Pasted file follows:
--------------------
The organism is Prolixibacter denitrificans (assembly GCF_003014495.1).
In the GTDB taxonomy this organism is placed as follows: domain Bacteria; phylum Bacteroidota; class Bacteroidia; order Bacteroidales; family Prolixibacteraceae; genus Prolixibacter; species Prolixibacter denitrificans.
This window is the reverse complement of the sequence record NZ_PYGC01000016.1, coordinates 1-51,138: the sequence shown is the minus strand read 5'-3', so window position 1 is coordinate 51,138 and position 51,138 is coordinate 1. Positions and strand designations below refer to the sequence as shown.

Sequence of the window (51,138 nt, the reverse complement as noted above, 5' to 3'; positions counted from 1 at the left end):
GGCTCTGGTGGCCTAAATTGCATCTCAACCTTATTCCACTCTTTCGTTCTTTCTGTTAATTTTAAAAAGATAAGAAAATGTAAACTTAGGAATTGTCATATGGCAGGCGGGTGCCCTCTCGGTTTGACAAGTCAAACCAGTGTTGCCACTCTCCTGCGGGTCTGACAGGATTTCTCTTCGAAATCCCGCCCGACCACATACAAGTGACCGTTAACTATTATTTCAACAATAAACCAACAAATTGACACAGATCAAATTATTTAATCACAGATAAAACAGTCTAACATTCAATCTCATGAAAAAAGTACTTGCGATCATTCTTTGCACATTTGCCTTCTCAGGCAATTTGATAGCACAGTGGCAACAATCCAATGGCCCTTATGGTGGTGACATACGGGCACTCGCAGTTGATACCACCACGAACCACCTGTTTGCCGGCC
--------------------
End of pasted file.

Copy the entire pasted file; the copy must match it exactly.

The organism is Prolixibacter denitrificans (assembly GCF_003014495.1).
In the GTDB taxonomy this organism is placed as follows: domain Bacteria; phylum Bacteroidota; class Bacteroidia; order Bacteroidales; family Prolixibacteraceae; genus Prolixibacter; species Prolixibacter denitrificans.
This window is the reverse complement of the sequence record NZ_PYGC01000016.1, coordinates 1-51,138: the sequence shown is the minus strand read 5'-3', so window position 1 is coordinate 51,138 and position 51,138 is coordinate 1. Positions and strand designations below refer to the sequence as shown.

Sequence of the window (51,138 nt, the reverse complement as noted above, 5' to 3'; positions counted from 1 at the left end):
GGCTCTGGTGGCCTAAATTGCATCTCAACCTTATTCCACTCTTTCGTTCTTTCTGTTAATTTTAAAAAGATAAGAAAATGTAAACTTAGGAATTGTCATATGGCAGGCGGGTGCCCTCTCGGTTTGACAAGTCAAACCAGTGTTGCCACTCTCCTGCGGGTCTGACAGGATTTCTCTTCGAAATCCCGCCCGACCACATACAAGTGACCGTTAACTATTATTTCAACAATAAACCAACAAATTGACACAGATCAAATTATTTAATCACAGATAAAACAGTCTAACATTCAATCTCATGAAAAAAGTACTTGCGATCATTCTTTGCACATTTGCCTTCTCAGGCAATTTGATAGCACAGTGGCAACAATCCAATGGCCCTTATGGTGGTGACATACGGGCACTCGCAGTTGATACCACCACGAACCACCTGTTTGCCGGCC